At Long Beach, several drivers transitioning to the IndyCar Series remarked that the turbo power is the main thing they miss from Champ Car. The IRL Honda engine is tuned to produce about 650 horsepower, whereas Champ Car's Cosworth kicked out 750 horsepower -- with another 50 to 100 available in short bursts using the Power-To-Pass function.

"It's a kick in the butt -- it's really a lot of power," observed Oriol Servia of KV Racing Technology. "It [the Champ Car Panoz DP01- Cosworth] is a great car. It's just a newer machine. It was designed later and differently, and actually I don't think it's fair to compare it with the IndyCar like we are asked all the time because it's just different rules. The Champ Car has a lot more downforce, it's lighter and has more power, so it's just a better performing and faster car."

Justin Wilson of Newman/Haas/Lanigan Racing said the transition back to the Champ Car at Long Beach after two IRL races was more difficult than adapting to the IndyCar earlier this year.

"There's a few things that took a bit of getting used to," said the Newman/Haas/Lanigan Racing pilot. "One was adjusting to the power and the turbo lag, and then the downforce built in the car. It was easy to go from the Champ Car to the IndyCar, but now switching back, it took a few more laps than I expected.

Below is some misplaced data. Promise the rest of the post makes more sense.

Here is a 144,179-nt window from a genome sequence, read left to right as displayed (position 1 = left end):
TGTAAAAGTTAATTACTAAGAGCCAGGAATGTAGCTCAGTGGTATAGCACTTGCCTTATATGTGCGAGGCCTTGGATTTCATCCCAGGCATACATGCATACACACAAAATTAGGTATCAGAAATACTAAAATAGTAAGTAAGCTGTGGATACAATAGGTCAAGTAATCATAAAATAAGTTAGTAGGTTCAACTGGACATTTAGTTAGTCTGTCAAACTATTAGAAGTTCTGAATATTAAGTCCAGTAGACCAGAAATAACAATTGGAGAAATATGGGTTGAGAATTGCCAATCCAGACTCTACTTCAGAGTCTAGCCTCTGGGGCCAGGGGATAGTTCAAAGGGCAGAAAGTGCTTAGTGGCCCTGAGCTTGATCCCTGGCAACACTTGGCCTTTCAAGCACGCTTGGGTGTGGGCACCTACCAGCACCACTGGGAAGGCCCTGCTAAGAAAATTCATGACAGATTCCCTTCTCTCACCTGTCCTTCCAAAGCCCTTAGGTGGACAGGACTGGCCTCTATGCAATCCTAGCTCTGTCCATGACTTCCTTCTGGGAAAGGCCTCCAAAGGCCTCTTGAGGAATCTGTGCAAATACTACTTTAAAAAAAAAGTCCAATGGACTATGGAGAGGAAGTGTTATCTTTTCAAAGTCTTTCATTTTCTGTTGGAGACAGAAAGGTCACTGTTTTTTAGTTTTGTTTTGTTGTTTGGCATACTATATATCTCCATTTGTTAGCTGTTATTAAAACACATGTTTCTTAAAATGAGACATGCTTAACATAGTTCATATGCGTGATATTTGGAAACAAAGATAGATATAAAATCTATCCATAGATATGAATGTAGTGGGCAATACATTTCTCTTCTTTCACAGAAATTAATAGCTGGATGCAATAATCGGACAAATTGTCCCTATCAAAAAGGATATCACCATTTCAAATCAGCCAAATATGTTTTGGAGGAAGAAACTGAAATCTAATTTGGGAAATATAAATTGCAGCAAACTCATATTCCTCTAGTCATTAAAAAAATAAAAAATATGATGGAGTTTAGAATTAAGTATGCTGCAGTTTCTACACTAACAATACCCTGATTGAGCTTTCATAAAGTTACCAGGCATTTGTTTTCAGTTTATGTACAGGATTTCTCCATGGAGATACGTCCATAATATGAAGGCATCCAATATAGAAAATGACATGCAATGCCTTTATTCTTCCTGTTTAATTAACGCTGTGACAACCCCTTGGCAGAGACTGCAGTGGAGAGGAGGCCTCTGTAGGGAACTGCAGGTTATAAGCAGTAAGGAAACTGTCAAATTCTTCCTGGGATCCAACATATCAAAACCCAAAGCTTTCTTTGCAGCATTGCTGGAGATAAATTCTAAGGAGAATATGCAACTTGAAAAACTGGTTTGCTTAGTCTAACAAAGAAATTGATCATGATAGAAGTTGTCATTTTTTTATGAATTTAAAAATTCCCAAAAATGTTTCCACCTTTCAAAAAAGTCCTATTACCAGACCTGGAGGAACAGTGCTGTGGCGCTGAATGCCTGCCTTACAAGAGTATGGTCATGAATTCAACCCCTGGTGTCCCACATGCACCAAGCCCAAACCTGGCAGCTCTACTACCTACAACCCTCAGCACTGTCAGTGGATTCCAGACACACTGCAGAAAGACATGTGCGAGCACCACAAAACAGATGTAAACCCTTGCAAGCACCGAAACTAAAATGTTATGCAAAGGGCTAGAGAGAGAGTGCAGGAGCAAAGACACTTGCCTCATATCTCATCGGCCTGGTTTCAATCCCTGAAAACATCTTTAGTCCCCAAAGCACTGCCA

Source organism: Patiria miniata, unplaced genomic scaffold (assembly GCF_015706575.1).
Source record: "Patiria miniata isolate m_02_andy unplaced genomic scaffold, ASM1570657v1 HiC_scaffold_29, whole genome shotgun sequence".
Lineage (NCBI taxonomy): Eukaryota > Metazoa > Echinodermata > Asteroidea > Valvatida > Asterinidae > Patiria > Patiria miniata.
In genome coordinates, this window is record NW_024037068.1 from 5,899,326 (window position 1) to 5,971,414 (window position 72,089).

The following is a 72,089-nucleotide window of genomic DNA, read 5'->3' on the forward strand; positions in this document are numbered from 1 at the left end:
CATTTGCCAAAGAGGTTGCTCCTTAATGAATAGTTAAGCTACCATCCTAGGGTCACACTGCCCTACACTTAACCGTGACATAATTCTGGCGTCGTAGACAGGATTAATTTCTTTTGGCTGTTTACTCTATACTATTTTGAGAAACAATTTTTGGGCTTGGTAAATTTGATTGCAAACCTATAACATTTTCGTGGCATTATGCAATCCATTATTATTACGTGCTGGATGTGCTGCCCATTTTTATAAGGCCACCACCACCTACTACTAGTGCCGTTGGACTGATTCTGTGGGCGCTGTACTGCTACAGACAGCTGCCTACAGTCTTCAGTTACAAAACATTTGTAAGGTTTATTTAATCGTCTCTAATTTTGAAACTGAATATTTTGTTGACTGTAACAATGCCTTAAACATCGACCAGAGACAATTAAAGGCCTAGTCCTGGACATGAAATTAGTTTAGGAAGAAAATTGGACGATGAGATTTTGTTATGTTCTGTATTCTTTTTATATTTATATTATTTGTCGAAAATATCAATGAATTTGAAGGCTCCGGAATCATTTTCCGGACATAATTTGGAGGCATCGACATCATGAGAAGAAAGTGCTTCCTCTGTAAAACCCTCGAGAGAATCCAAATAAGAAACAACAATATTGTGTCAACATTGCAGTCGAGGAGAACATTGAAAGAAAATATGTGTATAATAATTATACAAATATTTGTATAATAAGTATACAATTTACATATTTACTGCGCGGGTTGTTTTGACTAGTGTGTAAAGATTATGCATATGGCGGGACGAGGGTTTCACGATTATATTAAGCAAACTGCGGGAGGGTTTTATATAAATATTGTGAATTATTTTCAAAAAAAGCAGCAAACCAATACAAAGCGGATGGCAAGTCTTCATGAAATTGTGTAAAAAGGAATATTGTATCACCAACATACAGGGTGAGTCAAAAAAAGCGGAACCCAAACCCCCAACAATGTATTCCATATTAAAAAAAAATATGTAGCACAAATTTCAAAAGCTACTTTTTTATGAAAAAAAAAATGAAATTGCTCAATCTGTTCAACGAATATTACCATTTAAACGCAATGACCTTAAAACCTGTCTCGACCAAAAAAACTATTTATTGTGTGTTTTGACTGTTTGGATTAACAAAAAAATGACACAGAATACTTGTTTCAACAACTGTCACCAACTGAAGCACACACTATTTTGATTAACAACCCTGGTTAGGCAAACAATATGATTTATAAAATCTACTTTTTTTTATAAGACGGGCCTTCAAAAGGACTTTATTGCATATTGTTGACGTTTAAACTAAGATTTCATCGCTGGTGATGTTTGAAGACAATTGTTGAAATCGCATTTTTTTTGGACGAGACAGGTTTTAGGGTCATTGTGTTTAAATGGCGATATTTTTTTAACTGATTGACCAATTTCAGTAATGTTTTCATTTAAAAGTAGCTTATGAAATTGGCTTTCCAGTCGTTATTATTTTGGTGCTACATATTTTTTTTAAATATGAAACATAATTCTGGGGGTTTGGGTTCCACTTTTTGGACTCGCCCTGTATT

"The biggest thing we'll miss is the turbo," Wilson added. "It's very nice, and it's very fun to drive. It's something you have to learn to manage on the car. It's a shame some of the business side of Champ Car didn't work as well as the actual racing product."

CART considered adopting a normally aspirated engine with some common specifications to the IRL's formula in the late '90s and again in 2001, but their inability to make a decision eventually drove Toyota and Honda to the IndyCar Series.

"You change those things at your peril," said Andrew Craig, who was CART's CEO from 1993 to 2000. "That was a very popular engine formula, and you get a whole new level of engineering and dramatically increase costs when you make big changes."

When CART's financial situation became dire in 2003, they were forced to seek Cosworth's help in developing the XFE turbo as Champ Car's spec powerplant.

It turned out to be a happy compromise. The XFE was made available to teams for $1 million per season, less than half of what lease rates were when there was open competition between CART's four engine manufacturers. It also proved reliable and durable and gave Champ Car the option of varying the amount of Power-To-Pass available.

Champ Car's Cosworth XFE program was the basic blueprint that Honda Performance Development successfully utilized to increase engine longevity and reduce engine costs when it took on the role of the IndyCar Series' sole engine supplier in 2006.

IRL founder Tony George has indicated that within a couple of years, the IndyCar Series could look a lot like CART did in its peak years. According to George, that may include a return to a turbocharged engine formula in 2010 or 2011.

The IRL has now officially won the open-wheel war, and while almost everyone involved in American open-wheel racing knows that will benefit the sport in the long run, there is an underlying belief that the wrong race cars prevailed.

Or at least the wrong engines.

John Oreovicz covers open-wheel racing for National Speed Sport News and